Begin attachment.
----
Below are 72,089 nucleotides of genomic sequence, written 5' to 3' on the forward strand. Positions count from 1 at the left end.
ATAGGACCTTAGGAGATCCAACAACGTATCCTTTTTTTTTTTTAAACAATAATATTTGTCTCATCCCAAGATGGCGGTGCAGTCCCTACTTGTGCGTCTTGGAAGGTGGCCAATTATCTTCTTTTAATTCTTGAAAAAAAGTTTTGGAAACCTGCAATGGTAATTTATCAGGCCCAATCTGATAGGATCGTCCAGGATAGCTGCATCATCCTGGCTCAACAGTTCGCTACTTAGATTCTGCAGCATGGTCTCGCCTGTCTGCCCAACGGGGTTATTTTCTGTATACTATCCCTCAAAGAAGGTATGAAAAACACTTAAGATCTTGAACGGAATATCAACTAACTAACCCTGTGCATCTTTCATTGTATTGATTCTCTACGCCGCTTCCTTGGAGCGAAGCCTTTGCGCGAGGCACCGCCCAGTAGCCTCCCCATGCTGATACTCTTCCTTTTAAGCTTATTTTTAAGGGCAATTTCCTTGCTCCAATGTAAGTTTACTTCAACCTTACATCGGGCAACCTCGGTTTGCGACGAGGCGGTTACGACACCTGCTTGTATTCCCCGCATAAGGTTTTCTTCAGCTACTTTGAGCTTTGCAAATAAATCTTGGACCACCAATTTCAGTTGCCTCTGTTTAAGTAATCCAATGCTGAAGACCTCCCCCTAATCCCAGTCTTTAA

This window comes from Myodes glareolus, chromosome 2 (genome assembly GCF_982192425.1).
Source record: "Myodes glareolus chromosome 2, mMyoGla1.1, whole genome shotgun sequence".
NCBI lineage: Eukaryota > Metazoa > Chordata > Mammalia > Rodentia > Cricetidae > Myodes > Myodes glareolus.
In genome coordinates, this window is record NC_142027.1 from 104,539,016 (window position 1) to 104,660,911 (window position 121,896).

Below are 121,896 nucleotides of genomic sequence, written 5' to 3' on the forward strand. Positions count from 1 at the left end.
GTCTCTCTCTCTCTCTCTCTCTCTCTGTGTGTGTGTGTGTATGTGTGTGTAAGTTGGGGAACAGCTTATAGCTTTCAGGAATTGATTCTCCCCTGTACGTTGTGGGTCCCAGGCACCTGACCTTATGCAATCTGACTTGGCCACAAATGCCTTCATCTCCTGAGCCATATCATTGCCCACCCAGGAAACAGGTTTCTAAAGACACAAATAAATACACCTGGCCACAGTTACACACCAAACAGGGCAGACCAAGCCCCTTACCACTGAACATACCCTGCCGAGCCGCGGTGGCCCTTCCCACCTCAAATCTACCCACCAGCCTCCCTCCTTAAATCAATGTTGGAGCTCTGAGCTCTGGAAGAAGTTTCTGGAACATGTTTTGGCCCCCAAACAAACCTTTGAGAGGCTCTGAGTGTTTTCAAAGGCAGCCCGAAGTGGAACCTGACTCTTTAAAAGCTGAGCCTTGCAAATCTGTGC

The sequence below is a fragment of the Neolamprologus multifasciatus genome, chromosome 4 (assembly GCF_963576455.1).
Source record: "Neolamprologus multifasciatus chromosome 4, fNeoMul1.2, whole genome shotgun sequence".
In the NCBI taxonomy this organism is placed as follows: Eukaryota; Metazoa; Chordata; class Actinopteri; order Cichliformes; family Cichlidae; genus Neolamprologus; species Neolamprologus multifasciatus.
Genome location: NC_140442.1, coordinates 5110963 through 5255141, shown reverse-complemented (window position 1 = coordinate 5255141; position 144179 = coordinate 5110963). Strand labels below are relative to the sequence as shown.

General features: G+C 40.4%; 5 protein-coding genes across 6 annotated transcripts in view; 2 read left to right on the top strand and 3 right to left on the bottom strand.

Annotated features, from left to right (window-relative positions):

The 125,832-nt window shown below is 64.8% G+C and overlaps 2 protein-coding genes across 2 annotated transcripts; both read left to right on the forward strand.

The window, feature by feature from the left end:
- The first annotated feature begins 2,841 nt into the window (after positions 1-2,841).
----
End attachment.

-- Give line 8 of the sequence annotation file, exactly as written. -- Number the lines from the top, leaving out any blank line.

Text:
GTCTCTCTCTCTCTCTCTCTCTCTCTGTGTGTGTGTGTGTATGTGTGTGTAAGTTGGGGAACAGCTTATAGCTTTCAGGAATTGATTCTCCCCTGTACGTTGTGGGTCCCAGGCACCTGACCTTATGCAATCTGACTTGGCCACAAATGCCTTCATCTCCTGAGCCATATCATTGCCCACCCAGGAAACAGGTTTCTAAAGACACAAATAAATACACCTGGCCACAGTTACACACCAAACAGGGCAGACCAAGCCCCTTACCACTGAACATACCCTGCCGAGCCGCGGTGGCCCTTCCCACCTCAAATCTACCCACCAGCCTCCCTCCTTAAATCAATGTTGGAGCTCTGAGCTCTGGAAGAAGTTTCTGGAACATGTTTTGGCCCCCAAACAAACCTTTGAGAGGCTCTGAGTGTTTTCAAAGGCAGCCCGAAGTGGAACCTGACTCTTTAAAAGCTGAGCCTTGCAAATCTGTGC